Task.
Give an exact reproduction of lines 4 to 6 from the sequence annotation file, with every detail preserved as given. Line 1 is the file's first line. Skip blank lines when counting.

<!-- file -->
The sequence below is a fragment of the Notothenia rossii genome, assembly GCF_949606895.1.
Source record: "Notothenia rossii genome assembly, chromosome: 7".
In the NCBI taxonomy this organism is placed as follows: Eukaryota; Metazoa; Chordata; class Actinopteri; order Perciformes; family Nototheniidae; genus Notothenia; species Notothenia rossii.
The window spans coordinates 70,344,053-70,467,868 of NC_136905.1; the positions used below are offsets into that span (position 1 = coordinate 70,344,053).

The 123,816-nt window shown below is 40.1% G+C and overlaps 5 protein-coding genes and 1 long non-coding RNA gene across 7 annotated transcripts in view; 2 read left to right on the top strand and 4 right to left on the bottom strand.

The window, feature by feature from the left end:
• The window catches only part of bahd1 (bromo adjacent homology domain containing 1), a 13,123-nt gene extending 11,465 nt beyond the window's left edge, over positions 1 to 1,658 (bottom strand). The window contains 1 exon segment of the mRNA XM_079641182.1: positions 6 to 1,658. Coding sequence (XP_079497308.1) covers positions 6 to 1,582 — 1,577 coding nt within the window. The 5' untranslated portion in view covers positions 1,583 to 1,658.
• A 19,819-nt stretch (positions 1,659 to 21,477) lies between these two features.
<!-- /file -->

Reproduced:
The window spans coordinates 70,344,053-70,467,868 of NC_136905.1; the positions used below are offsets into that span (position 1 = coordinate 70,344,053).

The 123,816-nt window shown below is 40.1% G+C and overlaps 5 protein-coding genes and 1 long non-coding RNA gene across 7 annotated transcripts in view; 2 read left to right on the top strand and 4 right to left on the bottom strand.

The window, feature by feature from the left end: